Monday, July 10, 2006

ZZ flips his top

Happy Monday. Hope everyone had a great weekend.

I was going take today off in honor of turning 38, but something stupid happened along the way this weekend that I can't get past.

I watched the World Cup final yesterday. I know many of you out there in TV land think that soccer is one of the most boring sports ever played. But if you watched any of the last two weeks of soccer and thought that, you need not read further.

You have not, will not and just plain don't get the beauty of international athletics. This is the biggest thing in EVERY country other than ours. Billions of people around the globe gathered to watch this sporting event. BILLIONS!

Think about that? People without TV sets in every room of their homes found a set somewhere to watch this. Americans, for the most part, wouldn't cross a street to watch soccer.

Growing up in the New York City area in the 70's, I was fortunate enough to have the New York Cosmos of the North American Soccer League to watch. Pele, Chinaglia, Beckenbauer, and Messing. Some of the greatest players ever - but most of this country still doesn't get the sport.

Just insane.

And speaking of insane, let's talk about one of the greatest footballers of my life time, Zinedine Zidane. He was the most dominant player in the 2006 World Cup. France had only been to one World Cup final before Sunday and it was in 1998 because of Zidane.

On Sunday, the 34-year-old was about to take a team that no one thought would be in the final, back to the top of the mountain. He scored the first goal of the match seven minutes in on a penalty kick. Just calmly walked up and knocked it in. He then dominated play - including an incredible header that was brilliantly saved by Italian keeper Gianluigi Buffon.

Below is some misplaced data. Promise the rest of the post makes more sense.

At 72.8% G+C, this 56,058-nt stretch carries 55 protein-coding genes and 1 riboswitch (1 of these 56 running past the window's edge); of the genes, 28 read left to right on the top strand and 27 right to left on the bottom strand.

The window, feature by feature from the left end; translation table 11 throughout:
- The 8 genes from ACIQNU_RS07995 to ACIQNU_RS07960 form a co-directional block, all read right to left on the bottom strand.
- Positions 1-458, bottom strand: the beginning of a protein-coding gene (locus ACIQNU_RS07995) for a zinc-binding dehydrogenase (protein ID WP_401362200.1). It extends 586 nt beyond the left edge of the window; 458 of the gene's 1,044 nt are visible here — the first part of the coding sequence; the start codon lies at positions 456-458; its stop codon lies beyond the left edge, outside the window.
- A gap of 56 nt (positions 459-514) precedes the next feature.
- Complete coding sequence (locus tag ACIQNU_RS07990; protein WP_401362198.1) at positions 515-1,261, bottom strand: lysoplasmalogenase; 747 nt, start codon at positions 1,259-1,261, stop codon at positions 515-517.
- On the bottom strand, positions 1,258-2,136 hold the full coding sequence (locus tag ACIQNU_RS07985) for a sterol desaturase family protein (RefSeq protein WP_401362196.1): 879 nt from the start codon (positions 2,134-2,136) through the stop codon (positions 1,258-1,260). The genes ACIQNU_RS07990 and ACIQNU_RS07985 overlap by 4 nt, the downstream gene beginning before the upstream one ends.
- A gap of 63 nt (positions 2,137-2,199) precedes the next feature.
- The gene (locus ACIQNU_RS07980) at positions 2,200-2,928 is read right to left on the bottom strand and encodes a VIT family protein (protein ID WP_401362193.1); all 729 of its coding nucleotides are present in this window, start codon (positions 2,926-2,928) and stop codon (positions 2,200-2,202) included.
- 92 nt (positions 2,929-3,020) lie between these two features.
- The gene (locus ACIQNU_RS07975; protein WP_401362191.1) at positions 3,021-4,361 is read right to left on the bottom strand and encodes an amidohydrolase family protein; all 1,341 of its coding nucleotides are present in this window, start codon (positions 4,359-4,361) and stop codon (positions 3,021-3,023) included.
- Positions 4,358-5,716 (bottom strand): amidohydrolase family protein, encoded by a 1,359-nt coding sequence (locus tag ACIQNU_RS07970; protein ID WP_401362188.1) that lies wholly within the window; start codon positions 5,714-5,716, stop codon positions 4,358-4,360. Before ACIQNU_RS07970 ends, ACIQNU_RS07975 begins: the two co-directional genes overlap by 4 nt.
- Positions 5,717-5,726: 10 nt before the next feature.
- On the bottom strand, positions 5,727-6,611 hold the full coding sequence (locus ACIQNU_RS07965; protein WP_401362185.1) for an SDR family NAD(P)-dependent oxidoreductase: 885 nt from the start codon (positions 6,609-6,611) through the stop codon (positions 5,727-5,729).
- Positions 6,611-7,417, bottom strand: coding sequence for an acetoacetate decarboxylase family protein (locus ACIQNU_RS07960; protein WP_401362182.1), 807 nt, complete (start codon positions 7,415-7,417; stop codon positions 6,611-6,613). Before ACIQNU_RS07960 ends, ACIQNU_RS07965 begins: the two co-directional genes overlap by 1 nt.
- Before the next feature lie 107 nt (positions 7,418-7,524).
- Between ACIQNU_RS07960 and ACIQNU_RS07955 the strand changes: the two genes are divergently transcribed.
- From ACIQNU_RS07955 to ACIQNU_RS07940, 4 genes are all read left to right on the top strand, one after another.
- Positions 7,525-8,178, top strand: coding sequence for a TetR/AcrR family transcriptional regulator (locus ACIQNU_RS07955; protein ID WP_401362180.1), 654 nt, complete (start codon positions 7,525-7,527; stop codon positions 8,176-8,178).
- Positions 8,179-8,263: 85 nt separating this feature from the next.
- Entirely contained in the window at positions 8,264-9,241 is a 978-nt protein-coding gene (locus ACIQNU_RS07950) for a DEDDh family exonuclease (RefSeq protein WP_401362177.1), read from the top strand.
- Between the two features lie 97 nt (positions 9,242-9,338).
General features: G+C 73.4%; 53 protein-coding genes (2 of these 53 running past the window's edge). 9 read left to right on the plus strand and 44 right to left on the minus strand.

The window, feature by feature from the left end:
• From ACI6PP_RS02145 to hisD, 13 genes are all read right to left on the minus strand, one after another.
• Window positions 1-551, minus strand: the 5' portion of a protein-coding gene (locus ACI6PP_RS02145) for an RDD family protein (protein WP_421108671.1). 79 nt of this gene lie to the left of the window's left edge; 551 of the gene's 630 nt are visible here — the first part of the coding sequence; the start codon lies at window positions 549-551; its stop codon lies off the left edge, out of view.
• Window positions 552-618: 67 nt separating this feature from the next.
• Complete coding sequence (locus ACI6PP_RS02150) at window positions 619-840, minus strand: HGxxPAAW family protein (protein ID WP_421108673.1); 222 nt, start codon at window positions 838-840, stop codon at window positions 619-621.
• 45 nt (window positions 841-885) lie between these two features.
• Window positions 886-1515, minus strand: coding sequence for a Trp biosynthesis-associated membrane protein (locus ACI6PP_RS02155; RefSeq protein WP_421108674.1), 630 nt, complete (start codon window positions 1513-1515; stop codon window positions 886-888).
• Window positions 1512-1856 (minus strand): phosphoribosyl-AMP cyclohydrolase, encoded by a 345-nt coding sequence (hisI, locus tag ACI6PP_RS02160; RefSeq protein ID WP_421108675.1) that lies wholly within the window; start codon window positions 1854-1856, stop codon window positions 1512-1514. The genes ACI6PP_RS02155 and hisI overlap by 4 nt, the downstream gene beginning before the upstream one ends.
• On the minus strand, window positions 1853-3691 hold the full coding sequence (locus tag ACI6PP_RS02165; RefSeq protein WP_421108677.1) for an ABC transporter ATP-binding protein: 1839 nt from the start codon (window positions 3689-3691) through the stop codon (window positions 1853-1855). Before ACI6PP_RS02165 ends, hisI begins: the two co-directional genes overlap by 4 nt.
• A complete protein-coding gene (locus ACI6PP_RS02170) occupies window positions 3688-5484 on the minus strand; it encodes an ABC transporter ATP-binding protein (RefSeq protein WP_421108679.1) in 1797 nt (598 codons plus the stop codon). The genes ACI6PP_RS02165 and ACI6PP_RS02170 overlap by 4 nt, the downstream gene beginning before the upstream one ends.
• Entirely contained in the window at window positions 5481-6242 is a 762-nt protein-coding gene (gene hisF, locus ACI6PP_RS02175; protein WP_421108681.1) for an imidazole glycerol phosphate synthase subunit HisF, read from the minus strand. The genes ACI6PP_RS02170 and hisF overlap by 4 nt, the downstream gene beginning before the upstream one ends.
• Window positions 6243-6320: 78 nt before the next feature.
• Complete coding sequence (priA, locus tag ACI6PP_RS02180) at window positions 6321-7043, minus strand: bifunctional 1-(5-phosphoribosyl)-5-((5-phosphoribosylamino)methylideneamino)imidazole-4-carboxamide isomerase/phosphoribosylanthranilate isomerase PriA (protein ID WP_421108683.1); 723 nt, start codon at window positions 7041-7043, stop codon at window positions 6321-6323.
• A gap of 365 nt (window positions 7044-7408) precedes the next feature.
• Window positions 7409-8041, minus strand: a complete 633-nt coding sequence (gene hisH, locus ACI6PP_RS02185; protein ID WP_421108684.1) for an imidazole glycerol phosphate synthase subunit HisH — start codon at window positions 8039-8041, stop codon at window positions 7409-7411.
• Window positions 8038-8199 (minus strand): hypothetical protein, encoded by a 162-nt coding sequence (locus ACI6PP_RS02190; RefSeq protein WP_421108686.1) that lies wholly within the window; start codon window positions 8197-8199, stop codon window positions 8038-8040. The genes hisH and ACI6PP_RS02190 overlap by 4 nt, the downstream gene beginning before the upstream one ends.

Zidane got hurt in the 80th minute of the game and almost came out of the match after he fell on his shoulder, but he wouldn't quit. It brought back memories of Franz Beckenbauer playing with his arm in a sling for Germany many years ago. He was about to ride out into the sunset in legendary status in his last match.

But then IT happened.

In the 110th minute, Zidane went postal for a split second. He was walking away from Italian defender Marco Materazzi when he turned around and slammed his head into Materazzi's chest.

Read that last paragraph again. I can't believe I typed it, still.

Here he is, 10 minutes away from penalty kicks to win the World Cup, and Zidane lost it. We could find out what the heck Materazzi said to him, but does it really matter? Things get said in the heat of battle all the time and this rarely happens.

In my mind, I try to think of Mark Messier in 1994 with 10 minutes to go in Game 7 of the Stanley Cup Finals, turning and slashing someone and getting tossed from the game. Even so, it wasn't Messier's last game nor was it for his country's honor. Joe Montana? Michael Jordan? Pick a star and a game. Doesn't matter. I can't see it.

With Zidane and Thierry Henry out, Italy dominated the penalty kicks and won 5-3.

It's almost impossible to come up with a scenario like this, because the great athletes almost never lose it like this on the grandest stage of all. Think of your favorite athlete of all-time in his biggest game ever. They may have not played well and lost, but they never snapped like Zidane did on Sunday.

After the match, Zidane wasn't even allowed to come out and receive his second place medal.

The picture of Zidane walking off the pitch with his head down as he walked past the golden trophy he and his teammates worked so hard for, summed up his shame and frustration of losing it for a split second.

One second.

All of the great things Zidane did for the game of soccer, gone in a blink of an eye. Or in his case, a butt of his head.

One second.

It's a second that will haunt and follow Zidane for the rest of his life. It will baffle the soccer world for a lot longer than that.

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